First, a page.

from kivy.lang import Builder

Builder.load_string(
'''
<FirstWidget>:      
    BoxLayout:
        orientation: 'vertical'
        padding: 50
        spacing: 10
    Button:
        text: 'change to form 2'
        on_release: root.ChangeWidget('form2')

<SecondWidget>:
    TextInput:
    BubbleButton:
        text: 'change to form 1'
        on_release: root.ChangeWidget('form1')
''')

class UserInterface():
    __WidgetDictionary = {}
    __RootWidget = None

    def __init__(self, inRootWidget):
        self.__RootWidget = inRootWidget # Keep track of our root
        # Generate two forms to be swapped in/out
        self.__WidgetDictionary["form1"] = FirstWidget()
        self.__WidgetDictionary["form1"].SetUIReference(self)

        self.__WidgetDictionary["form2"] = SecondWidget()
        self.__WidgetDictionary["form2"].SetUIReference(self)
        self.ChangeWidget("form1")

    def ChangeWidget(self, inWidgetName):
         # Clear out the widgets
        self.__RootWidget.clear_widgets()
         # Add our new widget
        self.__RootWidget.add_widget(self.__WidgetDictionary[inWidgetName])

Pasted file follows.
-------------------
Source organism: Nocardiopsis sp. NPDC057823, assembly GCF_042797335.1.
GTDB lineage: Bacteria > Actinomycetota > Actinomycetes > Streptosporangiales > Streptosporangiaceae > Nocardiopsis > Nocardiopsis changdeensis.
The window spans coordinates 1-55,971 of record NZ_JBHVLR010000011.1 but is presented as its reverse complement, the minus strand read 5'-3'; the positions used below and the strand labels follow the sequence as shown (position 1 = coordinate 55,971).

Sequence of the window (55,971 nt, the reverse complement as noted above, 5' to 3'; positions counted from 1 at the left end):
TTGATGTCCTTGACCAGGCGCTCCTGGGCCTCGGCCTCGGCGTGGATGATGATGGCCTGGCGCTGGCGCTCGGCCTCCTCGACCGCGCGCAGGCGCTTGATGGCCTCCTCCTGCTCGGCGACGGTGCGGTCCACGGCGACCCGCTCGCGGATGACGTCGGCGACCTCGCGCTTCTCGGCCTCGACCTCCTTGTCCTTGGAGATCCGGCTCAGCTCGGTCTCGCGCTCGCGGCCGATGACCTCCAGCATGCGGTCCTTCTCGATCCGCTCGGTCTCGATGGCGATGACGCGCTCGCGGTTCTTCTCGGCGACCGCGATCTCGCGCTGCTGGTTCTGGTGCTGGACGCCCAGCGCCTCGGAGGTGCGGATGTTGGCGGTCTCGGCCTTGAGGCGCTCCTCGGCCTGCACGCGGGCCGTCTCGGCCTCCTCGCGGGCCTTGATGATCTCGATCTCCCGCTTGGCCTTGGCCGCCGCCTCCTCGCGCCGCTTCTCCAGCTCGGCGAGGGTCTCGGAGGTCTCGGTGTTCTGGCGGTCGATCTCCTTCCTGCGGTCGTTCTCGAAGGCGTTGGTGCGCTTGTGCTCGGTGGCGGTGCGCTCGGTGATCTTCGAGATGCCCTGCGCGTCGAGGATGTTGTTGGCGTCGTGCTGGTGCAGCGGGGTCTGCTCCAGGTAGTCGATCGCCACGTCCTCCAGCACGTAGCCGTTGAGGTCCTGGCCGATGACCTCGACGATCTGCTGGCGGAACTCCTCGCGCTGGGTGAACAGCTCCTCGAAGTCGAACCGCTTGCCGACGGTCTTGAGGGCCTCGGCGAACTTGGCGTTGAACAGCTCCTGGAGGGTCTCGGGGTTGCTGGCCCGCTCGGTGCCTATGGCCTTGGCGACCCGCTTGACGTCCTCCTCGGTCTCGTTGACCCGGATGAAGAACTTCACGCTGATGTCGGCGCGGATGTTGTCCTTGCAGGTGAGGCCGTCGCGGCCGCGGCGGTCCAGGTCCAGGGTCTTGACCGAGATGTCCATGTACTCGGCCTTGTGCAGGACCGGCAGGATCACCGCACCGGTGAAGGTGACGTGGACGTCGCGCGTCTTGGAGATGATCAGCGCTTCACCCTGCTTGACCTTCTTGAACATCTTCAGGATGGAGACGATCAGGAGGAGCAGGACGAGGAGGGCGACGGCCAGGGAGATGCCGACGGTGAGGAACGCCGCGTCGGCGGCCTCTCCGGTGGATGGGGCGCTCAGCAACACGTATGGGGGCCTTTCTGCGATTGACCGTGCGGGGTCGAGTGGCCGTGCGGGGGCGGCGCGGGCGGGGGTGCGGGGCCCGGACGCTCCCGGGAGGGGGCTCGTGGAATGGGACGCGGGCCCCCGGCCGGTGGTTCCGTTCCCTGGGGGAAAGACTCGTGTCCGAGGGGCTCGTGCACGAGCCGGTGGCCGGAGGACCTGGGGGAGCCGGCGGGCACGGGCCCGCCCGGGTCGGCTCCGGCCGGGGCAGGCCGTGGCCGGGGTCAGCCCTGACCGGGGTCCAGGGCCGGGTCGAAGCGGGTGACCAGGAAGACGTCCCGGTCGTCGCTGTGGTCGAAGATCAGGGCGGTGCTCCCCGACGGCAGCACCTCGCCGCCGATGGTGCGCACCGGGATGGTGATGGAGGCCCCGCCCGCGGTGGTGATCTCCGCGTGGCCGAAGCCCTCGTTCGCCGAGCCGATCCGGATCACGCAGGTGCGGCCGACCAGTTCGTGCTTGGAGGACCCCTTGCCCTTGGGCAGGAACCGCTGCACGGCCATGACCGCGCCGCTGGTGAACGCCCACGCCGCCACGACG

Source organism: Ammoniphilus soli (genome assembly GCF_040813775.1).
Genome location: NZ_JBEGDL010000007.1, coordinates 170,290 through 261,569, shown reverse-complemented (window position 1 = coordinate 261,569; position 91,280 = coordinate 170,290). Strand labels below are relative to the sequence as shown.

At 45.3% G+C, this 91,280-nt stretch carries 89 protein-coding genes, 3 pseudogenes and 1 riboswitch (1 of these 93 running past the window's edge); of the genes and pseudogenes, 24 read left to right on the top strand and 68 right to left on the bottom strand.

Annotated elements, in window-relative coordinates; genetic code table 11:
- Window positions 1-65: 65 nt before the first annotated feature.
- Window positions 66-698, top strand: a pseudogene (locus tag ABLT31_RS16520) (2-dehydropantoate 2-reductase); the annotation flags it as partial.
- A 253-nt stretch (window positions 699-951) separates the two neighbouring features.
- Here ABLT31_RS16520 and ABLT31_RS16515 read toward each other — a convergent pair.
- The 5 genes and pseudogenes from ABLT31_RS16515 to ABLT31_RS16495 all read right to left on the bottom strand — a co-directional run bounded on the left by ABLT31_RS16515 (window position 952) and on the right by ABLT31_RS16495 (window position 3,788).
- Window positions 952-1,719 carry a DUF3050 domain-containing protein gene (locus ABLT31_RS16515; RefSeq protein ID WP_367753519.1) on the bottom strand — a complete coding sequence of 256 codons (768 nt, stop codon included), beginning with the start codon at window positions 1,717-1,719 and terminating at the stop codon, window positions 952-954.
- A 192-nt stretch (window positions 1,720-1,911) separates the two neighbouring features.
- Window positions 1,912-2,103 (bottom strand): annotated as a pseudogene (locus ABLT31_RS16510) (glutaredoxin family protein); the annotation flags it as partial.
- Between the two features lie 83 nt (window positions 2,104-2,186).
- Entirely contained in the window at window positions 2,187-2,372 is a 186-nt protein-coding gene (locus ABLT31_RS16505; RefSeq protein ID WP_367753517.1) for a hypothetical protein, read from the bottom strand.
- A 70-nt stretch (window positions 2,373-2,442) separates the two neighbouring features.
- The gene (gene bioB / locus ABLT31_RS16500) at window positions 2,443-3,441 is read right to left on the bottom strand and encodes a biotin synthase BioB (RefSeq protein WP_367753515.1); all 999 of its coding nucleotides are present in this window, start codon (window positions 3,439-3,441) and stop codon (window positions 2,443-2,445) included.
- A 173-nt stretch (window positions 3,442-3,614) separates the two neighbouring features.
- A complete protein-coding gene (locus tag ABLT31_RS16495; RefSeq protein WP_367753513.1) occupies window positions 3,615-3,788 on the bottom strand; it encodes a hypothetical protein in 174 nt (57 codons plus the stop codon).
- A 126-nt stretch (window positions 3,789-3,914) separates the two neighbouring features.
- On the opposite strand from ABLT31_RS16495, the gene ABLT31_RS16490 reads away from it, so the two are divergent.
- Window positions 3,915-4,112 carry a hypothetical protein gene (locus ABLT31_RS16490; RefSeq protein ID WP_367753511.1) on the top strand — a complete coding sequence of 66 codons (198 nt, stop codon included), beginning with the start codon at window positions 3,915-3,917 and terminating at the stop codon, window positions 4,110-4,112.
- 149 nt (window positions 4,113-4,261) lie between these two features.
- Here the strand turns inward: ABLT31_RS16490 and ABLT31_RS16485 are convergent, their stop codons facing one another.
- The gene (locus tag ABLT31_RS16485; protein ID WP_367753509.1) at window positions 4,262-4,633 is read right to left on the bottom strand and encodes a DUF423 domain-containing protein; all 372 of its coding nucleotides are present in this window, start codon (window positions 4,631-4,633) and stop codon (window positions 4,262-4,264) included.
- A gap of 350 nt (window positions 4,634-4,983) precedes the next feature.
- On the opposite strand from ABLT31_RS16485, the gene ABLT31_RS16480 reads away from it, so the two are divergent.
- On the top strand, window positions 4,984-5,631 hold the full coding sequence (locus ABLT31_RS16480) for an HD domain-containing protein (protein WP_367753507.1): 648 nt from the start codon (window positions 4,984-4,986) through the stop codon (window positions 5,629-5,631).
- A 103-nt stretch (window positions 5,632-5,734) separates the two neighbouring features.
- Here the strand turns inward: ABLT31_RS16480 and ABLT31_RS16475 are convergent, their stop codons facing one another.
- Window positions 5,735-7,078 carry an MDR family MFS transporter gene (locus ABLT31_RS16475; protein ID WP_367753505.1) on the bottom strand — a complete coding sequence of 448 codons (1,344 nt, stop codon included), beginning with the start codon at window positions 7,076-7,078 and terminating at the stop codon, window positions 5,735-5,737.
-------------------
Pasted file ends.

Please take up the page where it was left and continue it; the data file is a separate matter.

class FirstWidget(BoxLayout):
    __UserInterfaceReference = None

    def SetUIReference(self, inUserInterface):
        self.__UserInterfaceReference = inUserInterface

    def ChangeWidget(self, inWidgetName):
        self.__UserInterfaceReference.ChangeWidget(inWidgetName)

class SecondWidget(BoxLayout):
    __UserInterfaceReference = None

    def SetUIReference(self, inUserInterface):
        self.__UserInterfaceReference = inUserInterface

    def ChangeWidget(self, inWidgetName):
        self.__UserInterfaceReference.ChangeWidget(inWidgetName)


class MyApp(App):

    def build(self):
        rootForm = BoxLayout()
        ui = UserInterface(rootForm)
        return rootForm


if __name__ == '__main__':
    MyApp().run()

Everything just behaves as it's supposed to. Since you haven't provided your entire code it's difficult to ascertain where you went wrong and offer a explanation. Try and look at the differences between the code I posted and your own code to ascertain what you are doing differently.

Hope this helps.